“No, Never. Because there’s always Patrol or maintenance crew normally.”
“I believe that was a first. The mountain is like a mountain doing its own thing now, not being touched”
On his run down he passed Pete and Waza coming up for their first lap.
Cappo, we have to pass this on, Pete says “Tell Dave to walk straight up next time. He zigzagged the whole way! We got the shits with it and walked straight up.”
“Well I was taught in Canada while doing avi courses and touring around Red and Fernie to save energy by taking the easier route up by zig-zagging” Dave says. “Maybe I did a bit too much in the dark though. I’ll go straighter tomorrow!”
Energy saving gets my vote. In fact my theory is there’s a personal skinning sweet spot for everyone. So if you hit a line that’s too steep it’s simpler just to give up and break your own trail, unless it’s super deep.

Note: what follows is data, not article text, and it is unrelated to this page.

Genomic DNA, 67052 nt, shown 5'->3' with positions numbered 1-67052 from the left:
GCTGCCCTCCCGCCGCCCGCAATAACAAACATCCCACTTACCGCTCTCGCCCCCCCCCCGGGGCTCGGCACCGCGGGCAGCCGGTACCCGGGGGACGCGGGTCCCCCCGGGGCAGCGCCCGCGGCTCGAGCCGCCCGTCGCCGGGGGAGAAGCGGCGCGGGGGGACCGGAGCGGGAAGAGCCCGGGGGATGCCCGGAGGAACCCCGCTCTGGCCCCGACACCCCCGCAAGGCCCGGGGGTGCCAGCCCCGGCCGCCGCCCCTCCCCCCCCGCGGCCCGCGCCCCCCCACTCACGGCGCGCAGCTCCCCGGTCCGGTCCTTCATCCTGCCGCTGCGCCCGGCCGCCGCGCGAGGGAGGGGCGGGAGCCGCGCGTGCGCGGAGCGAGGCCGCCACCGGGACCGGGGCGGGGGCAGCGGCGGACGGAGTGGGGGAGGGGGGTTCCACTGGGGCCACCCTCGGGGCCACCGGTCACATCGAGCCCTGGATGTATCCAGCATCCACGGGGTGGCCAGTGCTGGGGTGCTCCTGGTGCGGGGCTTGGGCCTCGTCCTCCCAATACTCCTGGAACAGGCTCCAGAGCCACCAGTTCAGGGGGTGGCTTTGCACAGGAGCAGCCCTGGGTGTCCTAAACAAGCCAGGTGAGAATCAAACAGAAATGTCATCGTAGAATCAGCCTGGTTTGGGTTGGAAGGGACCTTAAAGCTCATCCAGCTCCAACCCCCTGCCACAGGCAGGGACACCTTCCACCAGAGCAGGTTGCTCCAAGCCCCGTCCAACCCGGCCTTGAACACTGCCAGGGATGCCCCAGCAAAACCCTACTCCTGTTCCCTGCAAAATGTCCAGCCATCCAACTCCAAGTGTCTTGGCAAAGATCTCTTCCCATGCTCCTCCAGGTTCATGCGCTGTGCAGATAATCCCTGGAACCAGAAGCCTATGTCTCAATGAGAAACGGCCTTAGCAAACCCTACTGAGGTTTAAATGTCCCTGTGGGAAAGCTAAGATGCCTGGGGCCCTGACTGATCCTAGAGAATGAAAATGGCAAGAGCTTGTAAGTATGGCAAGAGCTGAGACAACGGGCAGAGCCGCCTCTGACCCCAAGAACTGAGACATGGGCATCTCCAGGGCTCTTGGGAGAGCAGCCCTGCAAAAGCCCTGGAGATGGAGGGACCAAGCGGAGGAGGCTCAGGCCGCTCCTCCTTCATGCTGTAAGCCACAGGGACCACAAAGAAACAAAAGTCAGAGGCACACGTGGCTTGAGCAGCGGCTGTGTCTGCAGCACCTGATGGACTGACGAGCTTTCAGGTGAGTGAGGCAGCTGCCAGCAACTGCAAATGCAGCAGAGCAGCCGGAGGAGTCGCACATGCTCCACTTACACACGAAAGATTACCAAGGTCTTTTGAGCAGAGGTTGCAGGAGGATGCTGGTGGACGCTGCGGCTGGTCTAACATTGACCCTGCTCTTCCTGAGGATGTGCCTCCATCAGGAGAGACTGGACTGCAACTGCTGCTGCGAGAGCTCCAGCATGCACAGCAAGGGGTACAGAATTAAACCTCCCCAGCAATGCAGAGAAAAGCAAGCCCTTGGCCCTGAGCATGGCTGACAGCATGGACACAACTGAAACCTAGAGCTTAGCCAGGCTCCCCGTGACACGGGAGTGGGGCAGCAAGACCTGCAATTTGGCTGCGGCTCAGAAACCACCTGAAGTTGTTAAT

But Pete was kidding. Or half kidding ..
Which brings us to Pete’s huge day.
Not being first up the hill was not a problem for Pete and Waza.
They made it to Eagle’s Nest, then scooted across the Basin to Funnelweb for a heli-quality line down Australia’s longest steep marked trail.
It was so good they did it again, skinning back up for a second line with only their own previous tracks to compete with.
“Oh my God what an epic day! 7AM to 4PM did 5 laps top of Kozi to bottom, about 2500m vertical and 15km distance. Was up to 50cm deep in places, some of the deepest consistent snow I’ve ever had in Thredbo.”
You would never ever have got 2 clean lines down Funnelweb right I asked.
“Normally I would be lucky to get the first line down the Bluff, and if I was really lucky for my 2nd run I might be only 5th or so down Funnelweb, or have to go straight to the Golfy (Golf Course) as even Funnelweb is usually tracked on the 2nd run.”